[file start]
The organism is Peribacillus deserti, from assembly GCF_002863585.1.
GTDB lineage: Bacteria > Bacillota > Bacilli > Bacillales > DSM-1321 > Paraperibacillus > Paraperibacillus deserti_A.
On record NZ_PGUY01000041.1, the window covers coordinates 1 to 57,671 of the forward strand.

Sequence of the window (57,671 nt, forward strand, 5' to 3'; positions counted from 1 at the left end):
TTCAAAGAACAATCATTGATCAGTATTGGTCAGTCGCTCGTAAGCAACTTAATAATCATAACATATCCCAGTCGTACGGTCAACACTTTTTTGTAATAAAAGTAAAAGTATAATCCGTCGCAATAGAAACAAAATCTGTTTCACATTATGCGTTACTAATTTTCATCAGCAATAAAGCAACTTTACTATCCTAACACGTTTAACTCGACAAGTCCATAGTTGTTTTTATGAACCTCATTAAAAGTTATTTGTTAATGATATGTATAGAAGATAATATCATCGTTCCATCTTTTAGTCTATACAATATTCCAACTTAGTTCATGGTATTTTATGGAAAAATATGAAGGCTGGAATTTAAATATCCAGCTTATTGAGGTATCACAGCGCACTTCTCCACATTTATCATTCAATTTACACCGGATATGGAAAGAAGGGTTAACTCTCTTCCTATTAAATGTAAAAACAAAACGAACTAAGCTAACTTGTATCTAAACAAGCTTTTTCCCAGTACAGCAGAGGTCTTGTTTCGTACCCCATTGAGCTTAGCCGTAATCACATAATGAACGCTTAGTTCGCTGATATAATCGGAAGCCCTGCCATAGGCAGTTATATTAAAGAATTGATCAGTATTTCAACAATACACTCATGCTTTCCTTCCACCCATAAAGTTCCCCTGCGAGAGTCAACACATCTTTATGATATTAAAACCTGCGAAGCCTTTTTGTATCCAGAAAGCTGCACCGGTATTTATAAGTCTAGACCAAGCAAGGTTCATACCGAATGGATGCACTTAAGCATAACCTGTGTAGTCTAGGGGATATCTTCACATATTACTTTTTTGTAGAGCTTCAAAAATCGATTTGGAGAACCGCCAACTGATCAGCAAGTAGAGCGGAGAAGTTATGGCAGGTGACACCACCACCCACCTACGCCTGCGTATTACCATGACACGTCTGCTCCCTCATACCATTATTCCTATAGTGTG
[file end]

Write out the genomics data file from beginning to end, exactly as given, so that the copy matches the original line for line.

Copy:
The organism is Peribacillus deserti, from assembly GCF_002863585.1.
GTDB lineage: Bacteria > Bacillota > Bacilli > Bacillales > DSM-1321 > Paraperibacillus > Paraperibacillus deserti_A.
On record NZ_PGUY01000041.1, the window covers coordinates 1 to 57,671 of the forward strand.

Sequence of the window (57,671 nt, forward strand, 5' to 3'; positions counted from 1 at the left end):
TTCAAAGAACAATCATTGATCAGTATTGGTCAGTCGCTCGTAAGCAACTTAATAATCATAACATATCCCAGTCGTACGGTCAACACTTTTTTGTAATAAAAGTAAAAGTATAATCCGTCGCAATAGAAACAAAATCTGTTTCACATTATGCGTTACTAATTTTCATCAGCAATAAAGCAACTTTACTATCCTAACACGTTTAACTCGACAAGTCCATAGTTGTTTTTATGAACCTCATTAAAAGTTATTTGTTAATGATATGTATAGAAGATAATATCATCGTTCCATCTTTTAGTCTATACAATATTCCAACTTAGTTCATGGTATTTTATGGAAAAATATGAAGGCTGGAATTTAAATATCCAGCTTATTGAGGTATCACAGCGCACTTCTCCACATTTATCATTCAATTTACACCGGATATGGAAAGAAGGGTTAACTCTCTTCCTATTAAATGTAAAAACAAAACGAACTAAGCTAACTTGTATCTAAACAAGCTTTTTCCCAGTACAGCAGAGGTCTTGTTTCGTACCCCATTGAGCTTAGCCGTAATCACATAATGAACGCTTAGTTCGCTGATATAATCGGAAGCCCTGCCATAGGCAGTTATATTAAAGAATTGATCAGTATTTCAACAATACACTCATGCTTTCCTTCCACCCATAAAGTTCCCCTGCGAGAGTCAACACATCTTTATGATATTAAAACCTGCGAAGCCTTTTTGTATCCAGAAAGCTGCACCGGTATTTATAAGTCTAGACCAAGCAAGGTTCATACCGAATGGATGCACTTAAGCATAACCTGTGTAGTCTAGGGGATATCTTCACATATTACTTTTTTGTAGAGCTTCAAAAATCGATTTGGAGAACCGCCAACTGATCAGCAAGTAGAGCGGAGAAGTTATGGCAGGTGACACCACCACCCACCTACGCCTGCGTATTACCATGACACGTCTGCTCCCTCATACCATTATTCCTATAGTGTG